My clients pay me to deliver a message and they expect me to deliver that message in an engaging, energetic and entertaining way. I put a lot of energy into designing and rehearsing my keynotes and training sessions so that I’m not that boring speaker we all hate. Here are 5 ways I make sure I’m never boring on the keynote stage.
1. I get my audience laughing right off the bat. I don’t walk on the stage saying “Hello” or asking my audience how they are doing. I learned a long time ago that if I could get my audience laughing, I could quickly create rapport, establish my credibility and set the tone for my message. A relevant story with some humor or surprise is my favorite way to kick off a keynote.
2. I limit my PowerPoint slides. (Often, speakers rely too heavily on PowerPoint slides.) I think PowerPoint can be great, but not if it distracts the speaker from her audience. If you’re looking at your slides, fumbling with your remote or reading slides, you’re not focused on your audience. For a 60-minute keynote, I’ll typically have no more than 6 slides. And those 6 slides are usually full screen graphics that emphasize key points of my message. By not focusing on PowerPoint (technology), I am free to focus all of my attention on my audience.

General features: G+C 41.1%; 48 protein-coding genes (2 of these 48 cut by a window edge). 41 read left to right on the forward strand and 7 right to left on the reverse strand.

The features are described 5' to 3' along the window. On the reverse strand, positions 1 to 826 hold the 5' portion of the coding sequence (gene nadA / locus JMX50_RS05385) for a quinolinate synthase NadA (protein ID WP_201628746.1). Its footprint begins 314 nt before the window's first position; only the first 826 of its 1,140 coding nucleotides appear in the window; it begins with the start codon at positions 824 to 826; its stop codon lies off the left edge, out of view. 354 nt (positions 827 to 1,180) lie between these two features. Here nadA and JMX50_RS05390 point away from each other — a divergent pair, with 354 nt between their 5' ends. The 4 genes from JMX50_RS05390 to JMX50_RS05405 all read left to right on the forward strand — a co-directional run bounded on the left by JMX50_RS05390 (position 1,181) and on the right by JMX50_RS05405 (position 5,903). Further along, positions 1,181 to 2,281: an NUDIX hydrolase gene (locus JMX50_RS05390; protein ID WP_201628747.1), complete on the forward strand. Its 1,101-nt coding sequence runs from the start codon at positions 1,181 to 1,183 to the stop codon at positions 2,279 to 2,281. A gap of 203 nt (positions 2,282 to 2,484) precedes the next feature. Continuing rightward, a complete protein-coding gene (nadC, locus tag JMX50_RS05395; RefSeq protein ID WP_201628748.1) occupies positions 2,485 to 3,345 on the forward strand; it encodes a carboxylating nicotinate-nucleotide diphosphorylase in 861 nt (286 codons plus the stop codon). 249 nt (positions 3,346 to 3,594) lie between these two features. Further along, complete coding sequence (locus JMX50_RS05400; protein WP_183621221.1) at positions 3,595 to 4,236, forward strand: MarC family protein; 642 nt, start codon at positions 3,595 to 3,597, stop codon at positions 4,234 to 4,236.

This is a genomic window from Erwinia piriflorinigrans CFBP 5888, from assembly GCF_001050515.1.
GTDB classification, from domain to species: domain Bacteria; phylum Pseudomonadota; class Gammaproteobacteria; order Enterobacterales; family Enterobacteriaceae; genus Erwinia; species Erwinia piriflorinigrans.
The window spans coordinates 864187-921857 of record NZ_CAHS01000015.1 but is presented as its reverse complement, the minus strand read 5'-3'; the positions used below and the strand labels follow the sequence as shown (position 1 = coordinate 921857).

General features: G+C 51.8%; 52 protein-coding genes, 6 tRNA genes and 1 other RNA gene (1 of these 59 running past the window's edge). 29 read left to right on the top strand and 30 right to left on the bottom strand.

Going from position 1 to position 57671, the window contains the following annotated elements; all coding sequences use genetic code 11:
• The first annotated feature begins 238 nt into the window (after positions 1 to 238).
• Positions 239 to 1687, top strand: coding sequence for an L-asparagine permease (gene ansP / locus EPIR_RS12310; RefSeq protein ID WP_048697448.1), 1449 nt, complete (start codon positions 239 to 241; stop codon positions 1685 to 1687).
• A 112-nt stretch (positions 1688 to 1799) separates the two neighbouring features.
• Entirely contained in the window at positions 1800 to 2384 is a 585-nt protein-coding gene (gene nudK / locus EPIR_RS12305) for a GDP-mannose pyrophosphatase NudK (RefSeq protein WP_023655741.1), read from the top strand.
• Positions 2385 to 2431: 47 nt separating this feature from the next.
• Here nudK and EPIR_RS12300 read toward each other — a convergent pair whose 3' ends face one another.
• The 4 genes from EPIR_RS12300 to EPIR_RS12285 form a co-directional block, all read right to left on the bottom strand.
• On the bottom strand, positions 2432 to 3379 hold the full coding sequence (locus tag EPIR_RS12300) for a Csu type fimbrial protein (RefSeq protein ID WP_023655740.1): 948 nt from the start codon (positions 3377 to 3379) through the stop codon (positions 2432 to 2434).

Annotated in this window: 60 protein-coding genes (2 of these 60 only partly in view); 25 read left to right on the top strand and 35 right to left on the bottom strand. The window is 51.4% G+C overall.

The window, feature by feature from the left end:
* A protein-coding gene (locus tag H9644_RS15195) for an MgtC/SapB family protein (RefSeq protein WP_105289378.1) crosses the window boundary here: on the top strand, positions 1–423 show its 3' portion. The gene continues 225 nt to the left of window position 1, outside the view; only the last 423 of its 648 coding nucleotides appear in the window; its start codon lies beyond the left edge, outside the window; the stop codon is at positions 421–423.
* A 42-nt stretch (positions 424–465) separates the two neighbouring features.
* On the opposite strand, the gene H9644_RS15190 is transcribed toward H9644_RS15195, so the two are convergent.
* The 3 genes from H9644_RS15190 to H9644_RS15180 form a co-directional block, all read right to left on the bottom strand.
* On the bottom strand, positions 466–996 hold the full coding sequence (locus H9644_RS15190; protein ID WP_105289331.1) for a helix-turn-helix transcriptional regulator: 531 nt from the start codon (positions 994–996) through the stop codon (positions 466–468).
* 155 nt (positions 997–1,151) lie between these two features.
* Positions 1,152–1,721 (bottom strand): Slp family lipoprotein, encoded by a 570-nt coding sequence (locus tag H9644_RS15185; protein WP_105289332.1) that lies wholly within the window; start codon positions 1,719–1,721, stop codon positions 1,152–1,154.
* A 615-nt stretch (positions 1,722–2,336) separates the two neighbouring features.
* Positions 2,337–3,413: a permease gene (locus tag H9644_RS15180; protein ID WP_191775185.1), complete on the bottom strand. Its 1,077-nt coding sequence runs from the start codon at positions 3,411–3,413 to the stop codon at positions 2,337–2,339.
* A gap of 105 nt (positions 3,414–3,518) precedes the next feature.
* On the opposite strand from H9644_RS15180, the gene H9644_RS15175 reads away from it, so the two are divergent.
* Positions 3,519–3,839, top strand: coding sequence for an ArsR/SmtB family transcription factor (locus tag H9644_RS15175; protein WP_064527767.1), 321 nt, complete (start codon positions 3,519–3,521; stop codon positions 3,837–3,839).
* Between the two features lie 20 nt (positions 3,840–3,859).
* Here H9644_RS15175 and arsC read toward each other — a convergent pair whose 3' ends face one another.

3. I limit my message to 3 key ideas. A keynote is a short, high impact message designed to inspire people to take action. You can’t give people 10 steps to your method or introduce a half dozen different concepts in a 60-minute message. I give my audience 3 powerful ideas that will help them achieve our goal. They get stories, examples and inspiration to fully master my 3 ideas.
4. Every 8 minutes I introduce some “spice.” I read some research several years ago that said adults will only give you their attention for 8 minutes at a time. After that, they begin to tune you out. So, every 8 minutes I add some spice to my message. That spice might be a powerful story, YouTube video, humor or an interactive opportunity.
5. I give my audience 100% of my attention. Perhaps the best way I avoid being boring on stage is that I don’t allow anything to come between me and my audience. I don’t use notes so I never have to break eye contact with my audience to look at papers. I rehearse well so I know exactly how long my speech will take and that means I never have to look at my watch. I look at my audience, be that an audience of 50, 500 or 5000 people, squarely and my focus is 100% on the people in front of me.
The next time you have to give a presentation, consider my 5 tips for never being that boring speaker. When you do, you’ll easily rock the stage!
If your dream is to be a professional speaker, check out my “Booked-solid Professional Speaker” Workshop. It begins October 17, 2012.
How I Build a Keynote Presentation